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Warre's Colheita

July 25, 2011
Question by: Deirdre, UK

Q:

I have a bottle of Warre's Colheita 1940, which says it was kept in casks and bottled in 1988.  I also have a bottle of Sandemans, the label says: Sandeman 30 years old Tawny Port matured in wood and bottled in 1990. The bottle is a replica of bottle used in 1790. It was produced to celebrate bicentenary of the House of Sandeman.  Can you tell me if they are good years and where I might be able to sell them?  Thank you.

 

A:

Hi Deirdre.  A Colheita is a type of Tawny Port, the difference from other Tawny styles being that the wine derives from a single vintage, in the case of this Warre's 1940.  However the wine was aged in small wooden casks to maximise the effects of micro-oxygenation (which is one of the defining characteristics of Tawnies) and bottled at a time when it was judged fine for drinking - in 1988 after 48 years in cask.  Contrast this with classic Vintage Port which is aged in large casks of thousands of litres, and bottled after only two years.

Colheitas, like other Tawnies, are meant to be enjoyed within just a few years of bottling, and are not intended for ageing for an extended period in bottle.  Most tawnies and colheitas will be bottled with a T-stopper type of cork, rather than the usual full length cork that requires a corkscrew to remove, which is another indication it is not meant for extended ageing in bottle.  That said, if the bottle has been well cellared (kept undisturbed in a cool, dark place with a bit of humidity), there is a fair chance it will still be enjoyable, though be prepared to decant, as after 23 years in bottle it may have thrown some deposit.  We cannot recommend holding it any longer.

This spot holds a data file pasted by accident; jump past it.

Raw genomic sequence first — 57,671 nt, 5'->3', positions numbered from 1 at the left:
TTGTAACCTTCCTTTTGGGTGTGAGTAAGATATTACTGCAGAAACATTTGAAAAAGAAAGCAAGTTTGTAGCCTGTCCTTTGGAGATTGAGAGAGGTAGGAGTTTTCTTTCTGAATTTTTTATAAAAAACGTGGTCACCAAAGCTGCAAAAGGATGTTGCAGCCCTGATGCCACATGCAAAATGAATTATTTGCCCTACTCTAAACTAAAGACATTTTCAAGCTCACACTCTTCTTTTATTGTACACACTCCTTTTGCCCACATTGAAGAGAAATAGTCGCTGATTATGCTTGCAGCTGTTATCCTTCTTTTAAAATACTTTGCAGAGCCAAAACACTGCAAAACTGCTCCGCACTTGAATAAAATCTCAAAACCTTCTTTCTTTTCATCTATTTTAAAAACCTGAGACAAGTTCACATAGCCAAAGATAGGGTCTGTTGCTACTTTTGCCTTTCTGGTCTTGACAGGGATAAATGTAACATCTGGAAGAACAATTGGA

1940 seems to have been a good year, though there were almost no declarations during the war.  Notes from our records at Bomfim say  The Vintage at the three Quintas (Bomfim, Zimbro and Senhora da Ribeira) started on 18th September and the weather kept fine throughout... The grapes generally were free of disease and there was little or no escolha (need for selection)... The wines should turn out well and in any case much better than was expected.

Regarding your Sandeman's, "30 Years Old Tawny Port" would be a blend of cask-aged ports from various years, which work out to an average age of 30 years or more.  Again, as a Tawny style, this was never meant to be aged in bottle for 20 odd years, but if it has been well cellared, it may still be enjoyable.

I would suggest you invite some friends round to try them with you, and have ready some creamy cheese or a creamy dessert (crème brulée for example), orchard fruit and nuts to enjoy with the wine.

As neither of these wines were meant for bottle ageing, it is not likely they will have value except possibly as collector's items, however we are not active in the secondary market ourselves, so are not your best source of advice on this.  In the UK, you might consult Berry Brothers & Rudd in London, or Christie's or Sotheby's, both of which have fine wine departments and hold regular auctions of old wines.



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